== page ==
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The Sciences

NCBI ROFL: Ritter Sport chocolate - check. "When Harry Met Sally" DVD - check. Publication - check.

DiscoblogBy ncbi roflNovember 3, 2011 5:19 AM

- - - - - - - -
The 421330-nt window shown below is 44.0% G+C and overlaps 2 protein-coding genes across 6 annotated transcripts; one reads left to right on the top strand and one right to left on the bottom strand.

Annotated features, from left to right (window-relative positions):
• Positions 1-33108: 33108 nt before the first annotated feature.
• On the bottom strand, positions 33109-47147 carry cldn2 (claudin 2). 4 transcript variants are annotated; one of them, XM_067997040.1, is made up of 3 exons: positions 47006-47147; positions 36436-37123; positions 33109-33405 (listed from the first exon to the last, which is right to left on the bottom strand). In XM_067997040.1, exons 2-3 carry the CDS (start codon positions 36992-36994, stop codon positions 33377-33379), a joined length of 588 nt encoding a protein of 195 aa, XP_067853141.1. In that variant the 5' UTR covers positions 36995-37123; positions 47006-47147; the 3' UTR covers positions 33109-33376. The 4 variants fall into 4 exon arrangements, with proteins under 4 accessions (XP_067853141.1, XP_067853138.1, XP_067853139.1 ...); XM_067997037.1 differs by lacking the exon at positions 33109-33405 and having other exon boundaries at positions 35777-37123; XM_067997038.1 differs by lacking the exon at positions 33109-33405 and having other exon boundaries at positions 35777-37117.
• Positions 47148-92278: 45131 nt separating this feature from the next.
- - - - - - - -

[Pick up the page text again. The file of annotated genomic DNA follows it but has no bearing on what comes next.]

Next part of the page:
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Immediate effects of chocolate on experimentally induced mood states. "In this work two hypotheses were tested: (1) that eating a piece of chocolate immediately affects negative, but not positive or neutral mood, and (2) that this effect is due to palatability. Experiment 1 (48 normal-weight and healthy women and men) examined the effects of eating a piece of chocolate and drinking water on negative, positive and neutral mood states induced by film clips. Eating chocolate reduced negative mood compared to drinking water, whereas no or only marginal effects were found on neutral and positive moods. Experiment 2 (113 normal-weight and healthy women and men) compared effects of eating palatable and unpalatable chocolate on negative mood, and examined the duration of chocolate-induced mood change. Negative mood was improved after eating palatable chocolate as compared to unpalatable chocolate or nothing. This effect was short lived, i.e., it disappeared after 3 min. In both experiments, chocolate-induced mood improvement was associated with emotional eating. The present studies demonstrate that eating a small amount of sweet food improves an experimentally induced negative mood state immediately and selectively and that this effect of chocolate is due to palatability. It is hypothesized that immediate mood effects of palatable food contribute to the habit of eating to cope with stress." Bonus quotes from the Materials and Methods: "To induce mood states, excerpts from popular movies were shown: a sad sequence from “The Champ” in which a boy cries at the death of his father (2:51 min) and a happy sequence from “When Harry Met Sally” in which a woman and a man discuss an orgasm (2:35 min). An emotionally neutral film sequence was used as a control stimulus (a documentary on the processing and usage of copper; 2:02 min)." "One group of participants (n=24) received a piece of chocolate (5 g), the other group (n=24) a sample of spring water (20 ml, three pieces or three samples in all). They received the chocolate they had chosen before the experiment as most pleasant out of seven types of commercially available chocolates from the same brand (“Ritter Sport”, Alfred Ritter GmbH). Eight participants had preferred milk chocolate, six participants chocolate with hazelnuts, five participants chocolate with cornflakes, three participants milk chocolate with cocoa cream paste, and two participants plain chocolate."


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